Apr 19, 2024  
2023-2024 Catalog 
    
2023-2024 Catalog [ARCHIVED CATALOG]

POL 120 American Government

Lecture: 3 Lab: 0 Clinic: 0 Credits: 3
This course is a study of the origins, development, structure, and functions of American national government. Topics include the constitutional framework, federalism, the three branches of government including the bureaucracy, civil rights and liberties, political participation and behavior, and policy formation. Upon completion, students should be able to demonstrate an understanding of the basic concepts and participatory processes of the American political system. Sections of this course may also be offered at the honors level for students who are members of the GTCC Honors Program.

This course has been approved for transfer under the CAA as a general education course in Social/Behavioral Sciences. This is a Universal General Education Transfer Component (UGETC) course.

Pre-requisite(s): DRE 097  or ENG 002  
Course is typically offered in Fall, Spring, and Summer.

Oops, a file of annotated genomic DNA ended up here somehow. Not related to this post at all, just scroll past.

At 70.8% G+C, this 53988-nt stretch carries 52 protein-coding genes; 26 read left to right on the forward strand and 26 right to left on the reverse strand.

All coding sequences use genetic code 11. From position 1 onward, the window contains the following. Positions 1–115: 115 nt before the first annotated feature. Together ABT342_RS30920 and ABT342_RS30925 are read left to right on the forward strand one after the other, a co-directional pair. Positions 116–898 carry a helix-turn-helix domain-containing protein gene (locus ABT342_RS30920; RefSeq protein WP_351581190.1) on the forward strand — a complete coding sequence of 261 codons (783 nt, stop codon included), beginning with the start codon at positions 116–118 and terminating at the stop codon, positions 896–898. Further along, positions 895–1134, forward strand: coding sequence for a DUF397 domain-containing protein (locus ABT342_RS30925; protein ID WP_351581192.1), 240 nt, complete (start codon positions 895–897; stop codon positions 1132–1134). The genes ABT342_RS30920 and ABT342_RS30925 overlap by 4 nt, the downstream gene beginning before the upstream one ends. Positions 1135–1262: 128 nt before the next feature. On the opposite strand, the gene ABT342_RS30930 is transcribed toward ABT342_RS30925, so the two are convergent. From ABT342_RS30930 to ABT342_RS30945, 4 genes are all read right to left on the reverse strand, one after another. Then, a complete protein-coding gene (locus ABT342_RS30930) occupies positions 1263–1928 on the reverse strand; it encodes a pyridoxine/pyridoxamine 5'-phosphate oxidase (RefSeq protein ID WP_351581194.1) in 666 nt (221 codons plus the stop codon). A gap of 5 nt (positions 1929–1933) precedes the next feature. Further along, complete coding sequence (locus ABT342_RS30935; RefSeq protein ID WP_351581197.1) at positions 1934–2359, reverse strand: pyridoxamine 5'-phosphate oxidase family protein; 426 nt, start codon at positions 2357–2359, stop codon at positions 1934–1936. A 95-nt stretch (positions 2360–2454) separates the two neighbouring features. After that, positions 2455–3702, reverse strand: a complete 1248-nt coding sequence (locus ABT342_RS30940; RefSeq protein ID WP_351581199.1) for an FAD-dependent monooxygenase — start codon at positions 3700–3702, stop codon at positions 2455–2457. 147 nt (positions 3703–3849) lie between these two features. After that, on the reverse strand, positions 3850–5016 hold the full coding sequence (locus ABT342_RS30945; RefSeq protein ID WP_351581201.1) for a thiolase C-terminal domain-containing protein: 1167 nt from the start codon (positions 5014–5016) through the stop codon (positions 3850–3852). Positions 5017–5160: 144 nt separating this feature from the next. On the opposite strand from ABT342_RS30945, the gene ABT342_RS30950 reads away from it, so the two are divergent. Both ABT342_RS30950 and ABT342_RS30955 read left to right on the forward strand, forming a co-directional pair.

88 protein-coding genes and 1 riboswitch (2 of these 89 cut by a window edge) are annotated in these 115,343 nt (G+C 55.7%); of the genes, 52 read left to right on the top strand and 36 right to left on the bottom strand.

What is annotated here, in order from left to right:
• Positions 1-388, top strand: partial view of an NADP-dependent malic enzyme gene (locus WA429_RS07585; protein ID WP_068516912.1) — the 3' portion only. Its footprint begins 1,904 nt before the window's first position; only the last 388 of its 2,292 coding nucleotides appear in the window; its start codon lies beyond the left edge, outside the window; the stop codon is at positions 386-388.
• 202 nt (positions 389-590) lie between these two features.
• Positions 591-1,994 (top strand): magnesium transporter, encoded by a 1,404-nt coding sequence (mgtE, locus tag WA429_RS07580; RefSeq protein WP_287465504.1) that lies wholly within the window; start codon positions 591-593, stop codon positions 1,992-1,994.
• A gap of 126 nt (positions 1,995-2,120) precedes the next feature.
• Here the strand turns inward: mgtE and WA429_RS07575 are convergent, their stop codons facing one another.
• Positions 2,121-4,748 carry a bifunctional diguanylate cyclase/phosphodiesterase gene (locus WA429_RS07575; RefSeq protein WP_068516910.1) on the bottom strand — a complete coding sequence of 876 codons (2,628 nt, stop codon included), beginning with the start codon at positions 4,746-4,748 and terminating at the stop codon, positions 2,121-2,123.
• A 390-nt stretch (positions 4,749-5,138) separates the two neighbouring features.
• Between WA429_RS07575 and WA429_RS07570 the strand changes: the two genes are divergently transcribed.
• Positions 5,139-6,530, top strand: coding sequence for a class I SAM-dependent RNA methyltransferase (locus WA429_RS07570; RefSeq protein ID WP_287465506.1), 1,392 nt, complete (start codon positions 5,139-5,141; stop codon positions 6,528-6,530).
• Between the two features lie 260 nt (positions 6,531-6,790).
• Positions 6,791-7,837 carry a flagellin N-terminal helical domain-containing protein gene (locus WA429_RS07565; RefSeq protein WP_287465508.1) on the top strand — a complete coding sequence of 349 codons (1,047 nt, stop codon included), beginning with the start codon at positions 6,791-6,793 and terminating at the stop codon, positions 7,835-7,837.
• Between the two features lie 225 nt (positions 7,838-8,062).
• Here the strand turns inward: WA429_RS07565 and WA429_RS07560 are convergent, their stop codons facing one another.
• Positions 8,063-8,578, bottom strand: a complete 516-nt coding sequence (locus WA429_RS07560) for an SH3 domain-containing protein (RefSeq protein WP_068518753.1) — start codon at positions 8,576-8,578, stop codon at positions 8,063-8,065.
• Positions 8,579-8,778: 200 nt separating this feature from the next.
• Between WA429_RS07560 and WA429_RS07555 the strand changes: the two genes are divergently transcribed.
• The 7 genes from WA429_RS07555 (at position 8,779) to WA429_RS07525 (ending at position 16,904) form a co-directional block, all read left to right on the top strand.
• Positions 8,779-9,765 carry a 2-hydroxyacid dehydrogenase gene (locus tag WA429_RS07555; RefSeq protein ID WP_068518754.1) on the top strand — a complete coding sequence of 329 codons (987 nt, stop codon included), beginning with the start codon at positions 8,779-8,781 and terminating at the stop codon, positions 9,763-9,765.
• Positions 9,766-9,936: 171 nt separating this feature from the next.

Student Learning Outcomes (SLOs)
At the completion of the course, the students should be able to do the following:

  1. Explain the rights protected by the original Constitution.
  2. Explore the impact of the Bill of Rights on American freedom.
  3. Assess the constitutional and political authority applied by actors influencing government and the effects of this influence.
  4. Investigate the constitutional and political responsibilities institutions within the government face and their resultant policies.
  5. Contrast textbook knowledge of American government to current issues and events.
  6. Explore the rights and responsibilities of American citizenship and civic activity.
  7. Demonstrate the influences of power, money, and votes on decision making.